“Stewart - we got a high speed pursuit!”
‘There goes lunch’ I thought as I dropped the Explorer into drive and pulled out of my hard-earned parking space. Hungry as I was, all culinary quests would have to wait as long as my Assignment Manager was bandying about those three words. The very syllable combination throws down a spot news gauntlet that the even the worst responder cannot ignore. Why, even I leaned into the steering wheel as I shook off the last vestige of cross-town traffic. Somewhere to the South, several Greensboro Police cruisers were chasing an alleged bank robber in a red SUV down Highway 421. But they weren’t the only ones hurled into the void. Behind them, an itinerant detachment of paramedics, investigators, firefighters and journalist raced in their wake - each pushing themselves to personal limits, just so they can be ringside when the shit goes down. Welcome to my Wednesday.
At no time did I harbor any hope of catching the pursuit on camera. Though I’ve seen it done, capturing footage of a high speed chase without a helicopter is tricky at best. I do remember a priceless few seconds of videotape obtained by the great Kevin O Brien, who had the energy and forethought to set up his camera and sticks along the path of a cross-county chase. When the late-model sedan screamed into view, the underage occupants waved to K.O.’s camera like they were the lead car in a parade. In essence, they were. Since then, I’ve drafted after my own share of squad cars and never came away with much more than the bruised fruits of so many pointless pursuits. For a while Sheriff Gerald Hege kept things interesting, what with his habit of chasing offenders out of his jurisdiction and opening fire. (No doubt about, it that guy was good for business.) With the renegade sheriff now concocting his memoirs somewhere far off the highways, sustained chases have been hard to come by. Hey, this ain’t L.A.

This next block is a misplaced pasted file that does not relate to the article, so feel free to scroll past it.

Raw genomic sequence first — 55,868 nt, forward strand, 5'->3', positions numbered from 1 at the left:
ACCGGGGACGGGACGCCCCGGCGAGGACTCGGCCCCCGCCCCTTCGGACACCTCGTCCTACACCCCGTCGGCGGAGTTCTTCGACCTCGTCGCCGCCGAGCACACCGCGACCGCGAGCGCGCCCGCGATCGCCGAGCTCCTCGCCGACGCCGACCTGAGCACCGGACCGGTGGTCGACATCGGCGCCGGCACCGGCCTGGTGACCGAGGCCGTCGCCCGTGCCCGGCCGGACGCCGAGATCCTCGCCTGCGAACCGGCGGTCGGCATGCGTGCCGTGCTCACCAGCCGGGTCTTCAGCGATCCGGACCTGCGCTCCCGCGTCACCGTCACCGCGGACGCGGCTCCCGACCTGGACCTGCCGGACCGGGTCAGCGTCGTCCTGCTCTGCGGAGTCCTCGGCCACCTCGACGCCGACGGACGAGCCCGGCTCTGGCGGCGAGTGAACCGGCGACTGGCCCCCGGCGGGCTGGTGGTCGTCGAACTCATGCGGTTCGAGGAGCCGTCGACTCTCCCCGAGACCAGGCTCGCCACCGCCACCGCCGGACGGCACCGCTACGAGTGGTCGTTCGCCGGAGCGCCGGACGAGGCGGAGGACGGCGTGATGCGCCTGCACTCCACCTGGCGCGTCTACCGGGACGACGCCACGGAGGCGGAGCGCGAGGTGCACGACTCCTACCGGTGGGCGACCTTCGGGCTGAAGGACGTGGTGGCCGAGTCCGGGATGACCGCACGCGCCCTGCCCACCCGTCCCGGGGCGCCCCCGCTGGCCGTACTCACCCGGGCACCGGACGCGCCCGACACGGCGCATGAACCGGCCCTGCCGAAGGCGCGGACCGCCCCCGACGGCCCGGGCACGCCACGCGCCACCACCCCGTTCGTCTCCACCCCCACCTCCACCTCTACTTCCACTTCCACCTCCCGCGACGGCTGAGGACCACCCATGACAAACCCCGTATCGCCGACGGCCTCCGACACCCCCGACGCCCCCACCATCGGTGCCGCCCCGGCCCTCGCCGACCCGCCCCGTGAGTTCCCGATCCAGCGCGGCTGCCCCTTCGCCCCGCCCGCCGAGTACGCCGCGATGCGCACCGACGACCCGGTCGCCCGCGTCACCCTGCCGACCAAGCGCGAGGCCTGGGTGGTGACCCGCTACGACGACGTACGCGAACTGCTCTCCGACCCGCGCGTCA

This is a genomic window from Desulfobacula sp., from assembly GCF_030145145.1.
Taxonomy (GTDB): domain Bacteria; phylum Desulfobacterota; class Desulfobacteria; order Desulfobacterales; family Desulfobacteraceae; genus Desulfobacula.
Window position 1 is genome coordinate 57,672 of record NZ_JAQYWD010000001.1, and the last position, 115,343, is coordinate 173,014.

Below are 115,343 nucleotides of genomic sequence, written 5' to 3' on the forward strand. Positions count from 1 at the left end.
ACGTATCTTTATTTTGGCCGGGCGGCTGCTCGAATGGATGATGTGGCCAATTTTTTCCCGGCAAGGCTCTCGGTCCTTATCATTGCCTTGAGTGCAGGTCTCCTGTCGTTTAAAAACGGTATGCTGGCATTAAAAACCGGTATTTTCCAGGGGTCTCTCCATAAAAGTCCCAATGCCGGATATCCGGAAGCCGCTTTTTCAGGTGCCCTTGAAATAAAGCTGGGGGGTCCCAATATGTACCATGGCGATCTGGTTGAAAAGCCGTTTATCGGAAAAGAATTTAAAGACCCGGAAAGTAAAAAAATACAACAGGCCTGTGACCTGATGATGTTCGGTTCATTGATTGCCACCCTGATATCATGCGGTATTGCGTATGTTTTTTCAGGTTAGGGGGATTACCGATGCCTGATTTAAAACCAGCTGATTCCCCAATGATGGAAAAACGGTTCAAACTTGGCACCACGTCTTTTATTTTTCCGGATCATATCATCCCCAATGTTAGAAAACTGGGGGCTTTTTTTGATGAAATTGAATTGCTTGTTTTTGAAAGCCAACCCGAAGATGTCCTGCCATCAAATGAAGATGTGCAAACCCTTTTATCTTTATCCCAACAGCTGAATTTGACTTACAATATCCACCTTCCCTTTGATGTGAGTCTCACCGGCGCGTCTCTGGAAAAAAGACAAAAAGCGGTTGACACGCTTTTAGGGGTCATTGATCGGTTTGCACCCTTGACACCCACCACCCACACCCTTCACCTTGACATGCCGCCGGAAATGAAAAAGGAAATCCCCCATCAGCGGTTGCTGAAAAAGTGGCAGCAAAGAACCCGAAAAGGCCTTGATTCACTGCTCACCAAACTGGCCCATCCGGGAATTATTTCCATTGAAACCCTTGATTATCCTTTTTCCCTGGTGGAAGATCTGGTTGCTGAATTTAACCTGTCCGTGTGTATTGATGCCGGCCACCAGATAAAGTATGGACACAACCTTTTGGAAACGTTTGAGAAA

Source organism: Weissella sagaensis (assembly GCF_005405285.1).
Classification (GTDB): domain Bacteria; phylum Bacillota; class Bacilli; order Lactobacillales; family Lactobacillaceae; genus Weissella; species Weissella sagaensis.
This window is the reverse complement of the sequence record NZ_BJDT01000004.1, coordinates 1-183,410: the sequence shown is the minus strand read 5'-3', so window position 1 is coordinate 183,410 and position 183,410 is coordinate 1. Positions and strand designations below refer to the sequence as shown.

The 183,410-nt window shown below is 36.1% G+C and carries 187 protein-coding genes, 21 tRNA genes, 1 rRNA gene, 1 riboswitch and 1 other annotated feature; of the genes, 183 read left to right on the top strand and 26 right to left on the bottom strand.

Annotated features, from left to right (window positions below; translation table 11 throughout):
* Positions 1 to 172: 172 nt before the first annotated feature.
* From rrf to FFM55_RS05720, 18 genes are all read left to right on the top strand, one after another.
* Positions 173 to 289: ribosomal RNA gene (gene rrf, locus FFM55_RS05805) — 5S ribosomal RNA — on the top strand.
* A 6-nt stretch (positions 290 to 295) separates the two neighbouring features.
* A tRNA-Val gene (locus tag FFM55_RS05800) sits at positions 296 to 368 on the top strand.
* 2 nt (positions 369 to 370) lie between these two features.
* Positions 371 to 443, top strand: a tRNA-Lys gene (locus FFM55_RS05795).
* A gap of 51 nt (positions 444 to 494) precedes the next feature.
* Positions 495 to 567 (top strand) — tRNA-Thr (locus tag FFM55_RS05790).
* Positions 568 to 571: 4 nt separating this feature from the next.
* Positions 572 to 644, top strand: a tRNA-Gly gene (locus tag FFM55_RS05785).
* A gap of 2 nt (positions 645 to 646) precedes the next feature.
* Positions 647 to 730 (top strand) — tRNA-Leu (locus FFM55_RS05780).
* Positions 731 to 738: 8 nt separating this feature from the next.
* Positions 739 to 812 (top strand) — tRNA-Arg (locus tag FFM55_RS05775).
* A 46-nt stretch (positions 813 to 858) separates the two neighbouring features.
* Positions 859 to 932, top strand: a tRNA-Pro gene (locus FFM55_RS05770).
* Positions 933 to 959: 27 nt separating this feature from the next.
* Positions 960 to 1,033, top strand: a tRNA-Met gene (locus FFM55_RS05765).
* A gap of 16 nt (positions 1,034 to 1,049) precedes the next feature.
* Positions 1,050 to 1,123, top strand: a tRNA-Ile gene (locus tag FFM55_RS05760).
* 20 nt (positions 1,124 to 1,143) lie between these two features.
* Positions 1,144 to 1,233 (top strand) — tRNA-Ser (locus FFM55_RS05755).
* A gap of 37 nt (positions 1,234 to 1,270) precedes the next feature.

It is however, d-e-e-e-e-p in the heart of NASCAR Country, and many a man in uniform considers himself worthy of his very own HANS device. So it didn’t surprise me when the next breathless phone call reported that Phase One of the chase was already over. Seems the squad cars rubbed a little paint in Turn 2 and the red SUV now simmered upside down with a possible fuel spill. Ahead of me, the ambulance I’d been closing in on killed his lights and let off the gas. I followed the rolling box all the way to the cop-car convention in question. When the driver snaked through a phalanx of fire trucks, I pulled my news unit over to the shoulder and hit the flashers. In the distance, I saw the red SUV resting on its roof, surrounded by cops, firefighters and road-kill groupies. Grabbing my gear I schlepped forward and scanned the horizon for whatever may be left of the driver.
Mine wasn’t the only lens aloft when the stretcher did appear. Thirty seconds after I arrived, competitors, rogues and allies emerged from the mist. As a pesky deputy scanned the menagerie of news-gatherers for whom to hassle next, we all fell into easy conversation, picking up on topics we’d delved into the last time the lot of us were stranded by calamity. Of course all talk stopped when the paramedics in the distance wheeled the gurney into view. Like snipers lying in wait, we took to our crosshairs and silently tracked the status of the patient in question. Strapped into the stretcher, he lay perfectly still as two beefy medics steered him toward the ambulance. When the highly-reflective doors slammed shut a few moments later, chatter in the press gallery resumed.
About what, I don’t really recall. A little technical minutia here, a few salacious rumors there - you know, just the kind of thing you yammer on about when standing around bored in your workspace. It’s this water-cooler chat of the roadside variety that has long held your lenslinger in great sway. Something about chewing the fat in the face off all that bent sheet metal reminds me of the good ole days - when every squawk of the scanner brought with it a new kind of adventure. These days I’d far rather wax poetic than drive like a fireman, but since I still serve at the pleasure of the News Gods, spontaneous ditch-bank servitude can only be expected. Perhaps when I retire, I’ll buy an old ambulance and stock it with food, scanners and drink - thus ensuring no working stiff with a wide angle will ever have to listen to his stomach rumble by the fluttering crime tape again...
Naaah, I’ll probably just move to the coast.